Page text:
An example for criterion (ii) requires first a definition of the de dicto / de re distinction. These two terms respectively mean "of what is said" and "of the thing".

Historically, this distinction's first major discussion came from Quine's 1956 paper "Quantifiers and Propositional Attitudes". The paper is essential reading if you want to understand more about these topics but it requires an understanding of predicate logic first. What Quine pointed out is that there is an ambiguity that arises in certain propositional attitude reports. Consider this proposition:

(3) Alice wishes for a cat.

This proposition is ambiguous in the sense that it permits two different readings:

(3a) Alice wishes for a cat, any which one will do.

(3b) There is some cat that exists, and Alice wishes for that cat to be hers.

(3a) is said to be a de dicto reading, while (3b) is said to be de re. The main ambiguity of (3) is that "a cat" can have two meanings: it can mean some thing in particular which also is a cat or it can mean any old cat. (3a) is described as de dicto to show that what Alice wishes is about the sentence itself, or "what is said": she just wishes to have a cat. (3b) is described as de re because Alice is talking about a particular thing of which the phrase "a cat" refers.

Another important example of the distinction that builds off of this example is:

(4) Alice wishes for the smartest cat of the litter.

This sentence gives two readings:

(4a) Alice wishes for the smartest cat of the litter, whichever individual cat that happens to be.

(4b) Alice wishes for Benny, who just so happens to be the smartest cat of the litter.

In this example, Alice's wishes can be split up very easily into de dicto and de re. In (4a) she is wishing for whichever cat fits the description of "the smartest in the litter", which is of course de dicto. She would presumably like to have some sort of feline intelligence test conducted before deciding which cat to have for her own. In (4b) we have Alice wishing that she could own Benny, and Benny just so happens to be the smartest cat of the litter, which is of course de re. In this case "the smartest cat in the litter" is a coreferential phrase with "Benny", and that is the total extent to which Alice uses it (meaning, she doesn't use it as the criterion for which cat she wishes for, merely as a referential phrase).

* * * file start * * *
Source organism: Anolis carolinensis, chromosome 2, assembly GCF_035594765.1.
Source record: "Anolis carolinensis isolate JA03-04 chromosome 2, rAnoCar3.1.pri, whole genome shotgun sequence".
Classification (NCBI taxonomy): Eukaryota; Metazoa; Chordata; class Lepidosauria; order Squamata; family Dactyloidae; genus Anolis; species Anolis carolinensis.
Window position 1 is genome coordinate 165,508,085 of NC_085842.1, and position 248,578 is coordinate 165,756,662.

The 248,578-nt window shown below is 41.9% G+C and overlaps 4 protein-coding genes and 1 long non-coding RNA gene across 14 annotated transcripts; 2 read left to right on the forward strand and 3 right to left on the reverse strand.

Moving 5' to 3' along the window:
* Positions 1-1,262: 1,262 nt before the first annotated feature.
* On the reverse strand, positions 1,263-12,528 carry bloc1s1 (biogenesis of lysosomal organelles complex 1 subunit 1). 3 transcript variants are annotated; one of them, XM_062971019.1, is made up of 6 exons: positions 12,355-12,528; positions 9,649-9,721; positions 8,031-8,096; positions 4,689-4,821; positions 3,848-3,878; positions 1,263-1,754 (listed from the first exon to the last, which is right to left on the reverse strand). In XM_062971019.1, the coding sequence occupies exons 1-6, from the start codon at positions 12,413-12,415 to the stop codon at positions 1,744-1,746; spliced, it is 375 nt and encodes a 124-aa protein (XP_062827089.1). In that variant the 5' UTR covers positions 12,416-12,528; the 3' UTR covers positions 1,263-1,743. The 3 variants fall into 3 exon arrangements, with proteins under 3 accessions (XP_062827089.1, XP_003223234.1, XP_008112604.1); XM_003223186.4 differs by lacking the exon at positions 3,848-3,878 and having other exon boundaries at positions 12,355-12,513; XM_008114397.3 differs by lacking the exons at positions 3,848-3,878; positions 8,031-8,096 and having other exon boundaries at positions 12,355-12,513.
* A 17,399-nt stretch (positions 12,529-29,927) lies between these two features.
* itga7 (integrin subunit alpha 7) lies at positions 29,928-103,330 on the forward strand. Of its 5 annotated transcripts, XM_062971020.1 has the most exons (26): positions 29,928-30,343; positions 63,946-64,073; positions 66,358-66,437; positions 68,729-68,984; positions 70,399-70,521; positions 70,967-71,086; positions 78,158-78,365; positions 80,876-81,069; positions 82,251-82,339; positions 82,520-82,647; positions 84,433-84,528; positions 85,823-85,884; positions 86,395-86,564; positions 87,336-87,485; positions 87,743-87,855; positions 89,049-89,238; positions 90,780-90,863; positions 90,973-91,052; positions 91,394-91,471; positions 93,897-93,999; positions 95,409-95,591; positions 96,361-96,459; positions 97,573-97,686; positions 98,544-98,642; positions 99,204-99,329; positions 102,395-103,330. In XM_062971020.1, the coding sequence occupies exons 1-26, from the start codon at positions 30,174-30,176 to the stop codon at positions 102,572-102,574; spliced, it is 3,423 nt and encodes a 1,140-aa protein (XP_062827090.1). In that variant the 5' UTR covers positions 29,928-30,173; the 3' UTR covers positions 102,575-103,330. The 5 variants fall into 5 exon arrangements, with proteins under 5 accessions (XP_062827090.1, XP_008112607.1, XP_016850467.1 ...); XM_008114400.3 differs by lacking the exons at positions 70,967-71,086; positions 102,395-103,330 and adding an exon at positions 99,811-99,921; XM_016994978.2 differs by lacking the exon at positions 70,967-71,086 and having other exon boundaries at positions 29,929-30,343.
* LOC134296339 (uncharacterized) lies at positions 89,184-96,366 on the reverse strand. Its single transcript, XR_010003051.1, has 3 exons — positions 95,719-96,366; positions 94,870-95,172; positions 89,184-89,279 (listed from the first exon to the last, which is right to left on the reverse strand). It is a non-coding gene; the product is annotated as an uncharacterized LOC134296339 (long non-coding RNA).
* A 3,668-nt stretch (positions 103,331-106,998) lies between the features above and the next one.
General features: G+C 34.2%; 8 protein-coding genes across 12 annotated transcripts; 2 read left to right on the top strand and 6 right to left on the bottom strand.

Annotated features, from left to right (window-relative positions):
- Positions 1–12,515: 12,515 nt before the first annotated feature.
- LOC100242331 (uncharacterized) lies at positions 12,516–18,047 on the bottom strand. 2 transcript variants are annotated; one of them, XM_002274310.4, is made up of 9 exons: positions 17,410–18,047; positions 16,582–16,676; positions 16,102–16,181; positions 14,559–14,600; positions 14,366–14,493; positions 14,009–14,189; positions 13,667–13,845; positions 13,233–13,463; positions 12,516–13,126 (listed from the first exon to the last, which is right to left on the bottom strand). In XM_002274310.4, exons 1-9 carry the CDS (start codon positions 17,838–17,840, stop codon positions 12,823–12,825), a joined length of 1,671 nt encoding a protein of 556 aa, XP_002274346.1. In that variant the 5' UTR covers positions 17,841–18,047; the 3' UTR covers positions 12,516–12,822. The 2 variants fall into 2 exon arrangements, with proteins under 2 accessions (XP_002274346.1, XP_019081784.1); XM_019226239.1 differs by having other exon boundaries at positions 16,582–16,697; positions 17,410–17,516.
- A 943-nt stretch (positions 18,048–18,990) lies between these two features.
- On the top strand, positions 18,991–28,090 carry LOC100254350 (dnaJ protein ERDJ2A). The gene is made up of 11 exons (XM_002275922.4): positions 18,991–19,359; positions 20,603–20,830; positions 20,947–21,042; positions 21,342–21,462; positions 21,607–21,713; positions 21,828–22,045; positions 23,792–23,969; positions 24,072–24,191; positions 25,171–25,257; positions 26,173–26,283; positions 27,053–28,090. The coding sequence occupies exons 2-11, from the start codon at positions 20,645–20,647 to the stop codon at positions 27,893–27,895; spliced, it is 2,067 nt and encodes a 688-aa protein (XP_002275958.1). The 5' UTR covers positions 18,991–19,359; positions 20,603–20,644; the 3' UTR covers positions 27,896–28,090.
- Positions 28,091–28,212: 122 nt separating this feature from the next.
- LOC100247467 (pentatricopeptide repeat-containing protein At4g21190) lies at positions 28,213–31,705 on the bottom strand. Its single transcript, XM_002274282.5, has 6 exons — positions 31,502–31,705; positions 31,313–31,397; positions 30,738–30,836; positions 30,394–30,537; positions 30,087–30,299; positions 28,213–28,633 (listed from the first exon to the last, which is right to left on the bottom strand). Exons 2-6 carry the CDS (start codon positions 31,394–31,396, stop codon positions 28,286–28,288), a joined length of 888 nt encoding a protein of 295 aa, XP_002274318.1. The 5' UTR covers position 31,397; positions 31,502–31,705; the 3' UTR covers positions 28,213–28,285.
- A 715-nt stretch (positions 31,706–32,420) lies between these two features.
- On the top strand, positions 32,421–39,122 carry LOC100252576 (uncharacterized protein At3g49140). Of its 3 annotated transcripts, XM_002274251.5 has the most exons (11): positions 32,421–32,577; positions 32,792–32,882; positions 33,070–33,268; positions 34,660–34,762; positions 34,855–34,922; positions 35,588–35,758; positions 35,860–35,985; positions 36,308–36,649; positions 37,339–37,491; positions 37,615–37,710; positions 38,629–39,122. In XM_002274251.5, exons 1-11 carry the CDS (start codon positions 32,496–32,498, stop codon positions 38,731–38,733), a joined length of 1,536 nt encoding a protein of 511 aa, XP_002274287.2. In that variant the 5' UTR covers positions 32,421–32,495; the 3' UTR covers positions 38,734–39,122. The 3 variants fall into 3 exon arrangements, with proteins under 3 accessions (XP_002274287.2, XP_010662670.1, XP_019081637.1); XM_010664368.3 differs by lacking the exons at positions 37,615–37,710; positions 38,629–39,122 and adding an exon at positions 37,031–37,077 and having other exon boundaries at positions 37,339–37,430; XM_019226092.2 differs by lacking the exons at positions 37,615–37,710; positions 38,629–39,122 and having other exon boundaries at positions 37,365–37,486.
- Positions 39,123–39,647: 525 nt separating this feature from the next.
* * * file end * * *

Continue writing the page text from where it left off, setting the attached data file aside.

Quine uses the now famous example sentence of:

(5) Ralph believes there is a spy.

which gives us the two readings of

(5a) There is someone in particular who Ralph believes is a spy.

(5b) Ralph believes that there is someone who exists that is a spy, whomever that may be.

Notice that in this example I have switched the order, (5a) is now the de re example and (5b) is the de dicto This was done to match Quine's examples that I will now quote (I've changed the numbers to fit with my example):

Both may perhaps be ambiguously phrased as 'Ralph believes that someone is a spy,' but they may be unambiguously phrased respectively as 'There is someone whom Ralph believes to be a spy' and 'Ralph believes there are spies.' The difference is vast; indeed, if Ralph is like most of us, [(5b)] is true and [(5a)] false.

That is to say, in (5b) Ralph believes that espionage is a real thing and there are some people out there who participate in it, while in (5a) he means to say that there is a person whom Ralph for one reason or another believes is actually engaged in espionage.

Finally, you brought up the topic of modal statements in your comments. Kripke uses the number of planets as an example for this distinction in his paper "Speakers Reference and Semantic Reference" (It is relevant to point out that it was originally published in 1977):

“The number of planets is necessarily odd” can mean two things, depending on whether it is interpreted de dicto or de re. If it is interpreted de dicto, it asserts that the proposition that the number of planets is odd is a necessary truth— something I take to be false (there might have been eight planets). If it is interpreted de re, it asserts that the actual number of planets (nine) has the property of necessary oddness (essentialists like me take this to be true).

The irony of this example shouldn't be lost on anyone who is aware that Pluto is no longer considered a planet and therefore the number of planets is eight, which is necessarily an even number.

Similarly to before, words such as "believes" and "thinks" can lead to an intensional context via criterion (ii), but we also have verbs such as "desires" and "wants" among many, many others. Important to note, of course, is that the modal operator "necessarily" also admits this distinction.